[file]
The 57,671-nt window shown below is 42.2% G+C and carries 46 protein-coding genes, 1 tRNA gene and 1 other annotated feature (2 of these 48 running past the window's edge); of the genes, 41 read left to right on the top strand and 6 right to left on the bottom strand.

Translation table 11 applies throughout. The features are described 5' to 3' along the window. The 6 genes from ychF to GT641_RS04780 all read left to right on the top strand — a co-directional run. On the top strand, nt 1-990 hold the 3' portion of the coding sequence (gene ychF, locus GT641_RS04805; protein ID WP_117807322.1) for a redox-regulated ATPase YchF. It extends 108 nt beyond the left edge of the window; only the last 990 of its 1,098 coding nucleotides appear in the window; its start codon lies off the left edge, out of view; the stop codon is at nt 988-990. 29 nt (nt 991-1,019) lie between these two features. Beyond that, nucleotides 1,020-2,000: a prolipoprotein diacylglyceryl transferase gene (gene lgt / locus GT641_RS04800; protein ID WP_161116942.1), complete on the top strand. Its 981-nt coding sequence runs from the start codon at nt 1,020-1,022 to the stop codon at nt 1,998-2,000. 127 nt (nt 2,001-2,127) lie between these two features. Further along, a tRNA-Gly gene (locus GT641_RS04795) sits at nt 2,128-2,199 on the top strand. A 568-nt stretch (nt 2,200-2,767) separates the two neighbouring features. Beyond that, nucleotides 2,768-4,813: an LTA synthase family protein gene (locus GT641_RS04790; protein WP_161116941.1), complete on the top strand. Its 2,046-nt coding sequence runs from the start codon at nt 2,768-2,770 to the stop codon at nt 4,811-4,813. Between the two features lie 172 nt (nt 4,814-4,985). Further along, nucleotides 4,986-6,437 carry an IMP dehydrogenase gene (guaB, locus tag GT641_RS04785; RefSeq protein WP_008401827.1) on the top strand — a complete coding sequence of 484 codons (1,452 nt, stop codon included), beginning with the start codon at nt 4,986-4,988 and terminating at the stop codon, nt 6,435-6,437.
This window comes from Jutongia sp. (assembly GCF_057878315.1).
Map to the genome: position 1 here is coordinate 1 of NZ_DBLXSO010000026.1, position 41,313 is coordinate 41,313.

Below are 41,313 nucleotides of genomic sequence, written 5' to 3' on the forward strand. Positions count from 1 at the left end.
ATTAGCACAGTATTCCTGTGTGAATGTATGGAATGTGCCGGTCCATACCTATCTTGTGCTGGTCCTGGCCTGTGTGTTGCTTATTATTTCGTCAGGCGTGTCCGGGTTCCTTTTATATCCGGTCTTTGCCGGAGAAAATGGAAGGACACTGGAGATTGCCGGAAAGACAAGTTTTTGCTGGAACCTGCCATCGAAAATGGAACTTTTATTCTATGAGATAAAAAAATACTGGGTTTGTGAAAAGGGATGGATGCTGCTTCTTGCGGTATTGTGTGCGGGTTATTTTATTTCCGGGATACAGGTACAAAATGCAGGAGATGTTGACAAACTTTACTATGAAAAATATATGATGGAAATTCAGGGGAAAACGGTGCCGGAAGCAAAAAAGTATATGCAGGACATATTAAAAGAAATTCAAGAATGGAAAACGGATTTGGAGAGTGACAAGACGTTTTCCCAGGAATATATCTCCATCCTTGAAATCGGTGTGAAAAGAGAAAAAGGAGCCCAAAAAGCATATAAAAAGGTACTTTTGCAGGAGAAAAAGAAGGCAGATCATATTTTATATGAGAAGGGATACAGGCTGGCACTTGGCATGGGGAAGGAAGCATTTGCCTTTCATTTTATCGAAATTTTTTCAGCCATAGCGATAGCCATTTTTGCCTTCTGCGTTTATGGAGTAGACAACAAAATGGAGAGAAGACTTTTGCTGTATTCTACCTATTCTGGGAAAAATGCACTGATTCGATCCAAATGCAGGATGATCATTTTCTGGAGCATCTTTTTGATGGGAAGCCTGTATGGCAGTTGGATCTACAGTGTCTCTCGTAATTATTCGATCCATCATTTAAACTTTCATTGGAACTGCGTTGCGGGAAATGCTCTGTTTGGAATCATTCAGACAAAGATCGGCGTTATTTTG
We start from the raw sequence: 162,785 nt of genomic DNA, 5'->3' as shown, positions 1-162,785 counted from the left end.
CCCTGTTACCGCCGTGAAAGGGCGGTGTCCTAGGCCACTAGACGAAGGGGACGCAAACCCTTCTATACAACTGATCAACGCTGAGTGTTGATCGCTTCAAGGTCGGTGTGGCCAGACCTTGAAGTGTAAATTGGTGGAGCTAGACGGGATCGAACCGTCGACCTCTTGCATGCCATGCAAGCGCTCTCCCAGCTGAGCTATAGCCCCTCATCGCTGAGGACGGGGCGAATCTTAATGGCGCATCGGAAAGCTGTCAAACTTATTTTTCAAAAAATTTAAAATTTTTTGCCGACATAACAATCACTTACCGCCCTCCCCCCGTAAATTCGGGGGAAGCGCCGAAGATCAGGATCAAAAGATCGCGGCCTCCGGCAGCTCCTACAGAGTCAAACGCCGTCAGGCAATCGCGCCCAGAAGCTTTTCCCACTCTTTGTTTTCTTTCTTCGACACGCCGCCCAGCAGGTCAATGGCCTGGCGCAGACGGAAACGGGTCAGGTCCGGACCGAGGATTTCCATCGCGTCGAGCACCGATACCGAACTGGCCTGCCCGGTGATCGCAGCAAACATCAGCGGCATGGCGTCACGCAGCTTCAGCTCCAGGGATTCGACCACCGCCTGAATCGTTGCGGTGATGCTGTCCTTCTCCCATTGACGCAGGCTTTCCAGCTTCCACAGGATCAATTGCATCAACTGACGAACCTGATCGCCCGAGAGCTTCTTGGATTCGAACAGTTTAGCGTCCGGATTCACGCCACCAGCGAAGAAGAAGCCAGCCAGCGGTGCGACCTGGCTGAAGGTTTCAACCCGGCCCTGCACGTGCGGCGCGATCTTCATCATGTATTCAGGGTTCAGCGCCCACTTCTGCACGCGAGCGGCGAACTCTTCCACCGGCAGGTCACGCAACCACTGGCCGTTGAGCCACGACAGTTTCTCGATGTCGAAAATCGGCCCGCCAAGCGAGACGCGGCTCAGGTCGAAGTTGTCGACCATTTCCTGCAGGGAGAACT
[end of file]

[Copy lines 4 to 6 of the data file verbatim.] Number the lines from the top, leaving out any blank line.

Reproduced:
Map to the genome: position 1 here is coordinate 1 of NZ_DBLXSO010000026.1, position 41,313 is coordinate 41,313.

Below are 41,313 nucleotides of genomic sequence, written 5' to 3' on the forward strand. Positions count from 1 at the left end.
ATTAGCACAGTATTCCTGTGTGAATGTATGGAATGTGCCGGTCCATACCTATCTTGTGCTGGTCCTGGCCTGTGTGTTGCTTATTATTTCGTCAGGCGTGTCCGGGTTCCTTTTATATCCGGTCTTTGCCGGAGAAAATGGAAGGACACTGGAGATTGCCGGAAAGACAAGTTTTTGCTGGAACCTGCCATCGAAAATGGAACTTTTATTCTATGAGATAAAAAAATACTGGGTTTGTGAAAAGGGATGGATGCTGCTTCTTGCGGTATTGTGTGCGGGTTATTTTATTTCCGGGATACAGGTACAAAATGCAGGAGATGTTGACAAACTTTACTATGAAAAATATATGATGGAAATTCAGGGGAAAACGGTGCCGGAAGCAAAAAAGTATATGCAGGACATATTAAAAGAAATTCAAGAATGGAAAACGGATTTGGAGAGTGACAAGACGTTTTCCCAGGAATATATCTCCATCCTTGAAATCGGTGTGAAAAGAGAAAAAGGAGCCCAAAAAGCATATAAAAAGGTACTTTTGCAGGAGAAAAAGAAGGCAGATCATATTTTATATGAGAAGGGATACAGGCTGGCACTTGGCATGGGGAAGGAAGCATTTGCCTTTCATTTTATCGAAATTTTTTCAGCCATAGCGATAGCCATTTTTGCCTTCTGCGTTTATGGAGTAGACAACAAAATGGAGAGAAGACTTTTGCTGTATTCTACCTATTCTGGGAAAAATGCACTGATTCGATCCAAATGCAGGATGATCATTTTCTGGAGCATCTTTTTGATGGGAAGCCTGTATGGCAGTTGGATCTACAGTGTCTCTCGTAATTATTCGATCCATCATTTAAACTTTCATTGGAACTGCGTTGCGGGAAATGCTCTGTTTGGAATCATTCAGACAAAGATCGGCGTTATTTTG